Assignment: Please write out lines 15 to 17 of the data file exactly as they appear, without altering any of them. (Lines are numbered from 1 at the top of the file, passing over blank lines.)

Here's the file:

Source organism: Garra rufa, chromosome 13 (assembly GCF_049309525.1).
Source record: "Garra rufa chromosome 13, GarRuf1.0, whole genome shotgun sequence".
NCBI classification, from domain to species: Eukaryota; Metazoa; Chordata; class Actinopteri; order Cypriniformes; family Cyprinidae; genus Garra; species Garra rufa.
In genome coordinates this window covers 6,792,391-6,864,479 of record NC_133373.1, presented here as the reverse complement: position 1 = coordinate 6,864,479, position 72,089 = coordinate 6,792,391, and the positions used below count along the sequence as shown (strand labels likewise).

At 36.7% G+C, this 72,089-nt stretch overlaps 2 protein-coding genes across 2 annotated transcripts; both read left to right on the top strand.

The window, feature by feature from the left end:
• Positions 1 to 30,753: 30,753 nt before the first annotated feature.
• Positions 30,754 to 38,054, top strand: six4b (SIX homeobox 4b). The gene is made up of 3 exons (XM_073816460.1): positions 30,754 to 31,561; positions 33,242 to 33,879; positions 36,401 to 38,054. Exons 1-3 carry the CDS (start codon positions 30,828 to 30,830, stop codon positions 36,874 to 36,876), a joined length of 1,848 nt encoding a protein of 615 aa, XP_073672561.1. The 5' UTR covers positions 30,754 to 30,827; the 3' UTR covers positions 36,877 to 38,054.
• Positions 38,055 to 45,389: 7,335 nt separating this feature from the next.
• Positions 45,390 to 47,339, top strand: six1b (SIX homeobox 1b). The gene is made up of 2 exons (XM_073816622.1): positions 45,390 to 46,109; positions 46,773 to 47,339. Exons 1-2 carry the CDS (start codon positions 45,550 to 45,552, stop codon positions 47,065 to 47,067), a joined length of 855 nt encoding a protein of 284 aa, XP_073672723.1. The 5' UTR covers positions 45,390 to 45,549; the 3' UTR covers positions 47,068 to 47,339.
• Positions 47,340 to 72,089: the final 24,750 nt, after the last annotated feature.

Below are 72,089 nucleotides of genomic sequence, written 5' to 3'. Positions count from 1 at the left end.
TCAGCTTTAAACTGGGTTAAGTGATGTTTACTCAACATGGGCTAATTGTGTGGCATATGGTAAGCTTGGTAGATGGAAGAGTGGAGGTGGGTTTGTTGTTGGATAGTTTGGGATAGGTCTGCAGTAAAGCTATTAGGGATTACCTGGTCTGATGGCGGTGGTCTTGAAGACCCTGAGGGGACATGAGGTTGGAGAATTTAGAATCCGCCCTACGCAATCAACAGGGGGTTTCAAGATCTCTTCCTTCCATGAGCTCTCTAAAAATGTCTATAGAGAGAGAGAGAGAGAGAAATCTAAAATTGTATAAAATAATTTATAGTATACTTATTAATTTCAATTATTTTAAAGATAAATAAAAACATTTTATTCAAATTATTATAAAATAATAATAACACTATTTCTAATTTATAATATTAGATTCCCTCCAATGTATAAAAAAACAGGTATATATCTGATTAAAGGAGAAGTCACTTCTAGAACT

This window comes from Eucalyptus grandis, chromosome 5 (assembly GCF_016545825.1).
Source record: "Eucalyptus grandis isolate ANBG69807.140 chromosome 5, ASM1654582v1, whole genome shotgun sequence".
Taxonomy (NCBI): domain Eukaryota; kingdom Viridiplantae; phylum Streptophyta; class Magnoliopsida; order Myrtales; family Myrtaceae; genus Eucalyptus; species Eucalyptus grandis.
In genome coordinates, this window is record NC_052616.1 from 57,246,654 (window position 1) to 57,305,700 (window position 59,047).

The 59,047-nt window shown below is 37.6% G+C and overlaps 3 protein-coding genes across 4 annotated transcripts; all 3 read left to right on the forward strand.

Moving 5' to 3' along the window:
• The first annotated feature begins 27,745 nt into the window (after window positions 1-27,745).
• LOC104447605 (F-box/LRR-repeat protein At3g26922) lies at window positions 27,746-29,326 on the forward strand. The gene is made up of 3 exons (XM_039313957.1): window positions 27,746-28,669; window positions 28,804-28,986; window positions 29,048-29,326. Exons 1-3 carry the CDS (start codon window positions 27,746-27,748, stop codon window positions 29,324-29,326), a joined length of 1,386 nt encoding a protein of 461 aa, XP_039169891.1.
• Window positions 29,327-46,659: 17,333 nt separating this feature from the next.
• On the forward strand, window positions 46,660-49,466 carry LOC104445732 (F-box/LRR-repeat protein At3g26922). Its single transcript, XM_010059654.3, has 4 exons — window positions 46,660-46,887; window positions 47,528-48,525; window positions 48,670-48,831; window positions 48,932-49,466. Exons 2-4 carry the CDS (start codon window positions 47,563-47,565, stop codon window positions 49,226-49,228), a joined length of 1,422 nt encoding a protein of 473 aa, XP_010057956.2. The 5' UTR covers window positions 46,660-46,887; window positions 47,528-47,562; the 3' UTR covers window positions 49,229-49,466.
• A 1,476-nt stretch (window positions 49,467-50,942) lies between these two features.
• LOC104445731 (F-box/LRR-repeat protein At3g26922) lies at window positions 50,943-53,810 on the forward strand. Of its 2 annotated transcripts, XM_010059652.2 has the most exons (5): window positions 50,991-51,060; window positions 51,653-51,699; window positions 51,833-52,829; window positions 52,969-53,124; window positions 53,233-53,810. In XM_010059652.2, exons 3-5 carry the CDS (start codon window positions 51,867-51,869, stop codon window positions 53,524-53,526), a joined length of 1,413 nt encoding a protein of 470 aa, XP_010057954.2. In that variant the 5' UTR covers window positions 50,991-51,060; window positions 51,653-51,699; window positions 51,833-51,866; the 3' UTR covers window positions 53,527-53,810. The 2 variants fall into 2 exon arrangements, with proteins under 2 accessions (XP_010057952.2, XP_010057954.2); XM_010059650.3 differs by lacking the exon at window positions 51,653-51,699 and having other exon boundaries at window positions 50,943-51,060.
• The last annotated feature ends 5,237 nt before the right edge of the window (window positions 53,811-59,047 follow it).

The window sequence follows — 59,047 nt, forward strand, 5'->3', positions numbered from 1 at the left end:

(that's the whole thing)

Source record: "Eucalyptus grandis isolate ANBG69807.140 chromosome 5, ASM1654582v1, whole genome shotgun sequence".
Taxonomy (NCBI): domain Eukaryota; kingdom Viridiplantae; phylum Streptophyta; class Magnoliopsida; order Myrtales; family Myrtaceae; genus Eucalyptus; species Eucalyptus grandis.
In genome coordinates, this window is record NC_052616.1 from 57,246,654 (window position 1) to 57,305,700 (window position 59,047).